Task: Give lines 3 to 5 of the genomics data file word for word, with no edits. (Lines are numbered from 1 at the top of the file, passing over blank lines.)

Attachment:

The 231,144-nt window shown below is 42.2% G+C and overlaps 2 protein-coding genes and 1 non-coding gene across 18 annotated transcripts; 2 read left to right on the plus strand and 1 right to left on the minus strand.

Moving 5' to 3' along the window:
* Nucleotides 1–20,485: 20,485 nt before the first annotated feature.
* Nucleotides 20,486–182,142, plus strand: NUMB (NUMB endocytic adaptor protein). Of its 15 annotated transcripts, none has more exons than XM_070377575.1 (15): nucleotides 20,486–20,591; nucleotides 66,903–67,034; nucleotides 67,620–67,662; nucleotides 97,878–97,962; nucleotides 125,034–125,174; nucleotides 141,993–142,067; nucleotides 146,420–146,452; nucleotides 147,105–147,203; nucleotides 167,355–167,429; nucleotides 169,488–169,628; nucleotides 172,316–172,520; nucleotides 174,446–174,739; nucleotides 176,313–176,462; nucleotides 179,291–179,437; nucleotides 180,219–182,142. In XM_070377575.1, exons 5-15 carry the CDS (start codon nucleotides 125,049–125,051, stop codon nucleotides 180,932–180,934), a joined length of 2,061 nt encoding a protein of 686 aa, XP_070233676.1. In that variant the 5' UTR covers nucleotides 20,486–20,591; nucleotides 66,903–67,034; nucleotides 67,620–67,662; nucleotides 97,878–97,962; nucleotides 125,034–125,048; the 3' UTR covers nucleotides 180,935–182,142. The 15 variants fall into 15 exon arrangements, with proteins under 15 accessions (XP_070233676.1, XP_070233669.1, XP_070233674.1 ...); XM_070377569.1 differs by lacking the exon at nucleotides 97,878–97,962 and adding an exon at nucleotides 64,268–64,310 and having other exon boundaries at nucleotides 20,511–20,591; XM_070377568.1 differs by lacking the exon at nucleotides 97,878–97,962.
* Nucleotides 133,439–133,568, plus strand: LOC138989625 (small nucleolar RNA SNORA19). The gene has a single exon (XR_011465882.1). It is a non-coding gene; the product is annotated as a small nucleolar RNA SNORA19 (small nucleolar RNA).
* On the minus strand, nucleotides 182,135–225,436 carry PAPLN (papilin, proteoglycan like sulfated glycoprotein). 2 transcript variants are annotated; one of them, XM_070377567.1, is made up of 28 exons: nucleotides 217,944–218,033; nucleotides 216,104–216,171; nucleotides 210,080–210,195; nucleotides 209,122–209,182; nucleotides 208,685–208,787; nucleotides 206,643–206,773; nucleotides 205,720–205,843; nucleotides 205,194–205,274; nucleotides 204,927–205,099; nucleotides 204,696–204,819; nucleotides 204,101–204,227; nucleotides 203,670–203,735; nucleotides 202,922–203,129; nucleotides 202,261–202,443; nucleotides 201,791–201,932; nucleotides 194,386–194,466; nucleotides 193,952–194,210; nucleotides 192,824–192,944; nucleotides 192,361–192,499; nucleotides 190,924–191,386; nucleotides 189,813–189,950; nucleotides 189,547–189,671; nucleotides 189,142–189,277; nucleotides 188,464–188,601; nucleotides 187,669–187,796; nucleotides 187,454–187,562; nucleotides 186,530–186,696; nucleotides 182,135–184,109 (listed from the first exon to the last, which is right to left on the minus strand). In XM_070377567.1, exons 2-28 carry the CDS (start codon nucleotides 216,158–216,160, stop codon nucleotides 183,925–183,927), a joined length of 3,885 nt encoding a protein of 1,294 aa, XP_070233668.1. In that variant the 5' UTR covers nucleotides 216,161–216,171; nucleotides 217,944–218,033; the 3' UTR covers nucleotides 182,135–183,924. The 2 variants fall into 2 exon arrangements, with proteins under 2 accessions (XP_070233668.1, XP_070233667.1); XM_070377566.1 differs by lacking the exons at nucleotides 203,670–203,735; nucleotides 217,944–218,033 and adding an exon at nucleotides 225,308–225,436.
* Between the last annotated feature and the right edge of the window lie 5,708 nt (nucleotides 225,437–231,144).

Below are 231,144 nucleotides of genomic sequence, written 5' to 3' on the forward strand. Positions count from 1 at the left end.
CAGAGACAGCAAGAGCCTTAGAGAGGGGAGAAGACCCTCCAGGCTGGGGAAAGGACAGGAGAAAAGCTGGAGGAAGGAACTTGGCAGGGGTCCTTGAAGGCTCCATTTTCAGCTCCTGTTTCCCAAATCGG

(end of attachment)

* Nucleotides 1–20,485: 20,485 nt before the first annotated feature.
* Nucleotides 20,486–182,142, plus strand: NUMB (NUMB endocytic adaptor protein). Of its 15 annotated transcripts, none has more exons than XM_070377575.1 (15): nucleotides 20,486–20,591; nucleotides 66,903–67,034; nucleotides 67,620–67,662; nucleotides 97,878–97,962; nucleotides 125,034–125,174; nucleotides 141,993–142,067; nucleotides 146,420–146,452; nucleotides 147,105–147,203; nucleotides 167,355–167,429; nucleotides 169,488–169,628; nucleotides 172,316–172,520; nucleotides 174,446–174,739; nucleotides 176,313–176,462; nucleotides 179,291–179,437; nucleotides 180,219–182,142. In XM_070377575.1, exons 5-15 carry the CDS (start codon nucleotides 125,049–125,051, stop codon nucleotides 180,932–180,934), a joined length of 2,061 nt encoding a protein of 686 aa, XP_070233676.1. In that variant the 5' UTR covers nucleotides 20,486–20,591; nucleotides 66,903–67,034; nucleotides 67,620–67,662; nucleotides 97,878–97,962; nucleotides 125,034–125,048; the 3' UTR covers nucleotides 180,935–182,142. The 15 variants fall into 15 exon arrangements, with proteins under 15 accessions (XP_070233676.1, XP_070233669.1, XP_070233674.1 ...); XM_070377569.1 differs by lacking the exon at nucleotides 97,878–97,962 and adding an exon at nucleotides 64,268–64,310 and having other exon boundaries at nucleotides 20,511–20,591; XM_070377568.1 differs by lacking the exon at nucleotides 97,878–97,962.
* Nucleotides 133,439–133,568, plus strand: LOC138989625 (small nucleolar RNA SNORA19). The gene has a single exon (XR_011465882.1). It is a non-coding gene; the product is annotated as a small nucleolar RNA SNORA19 (small nucleolar RNA).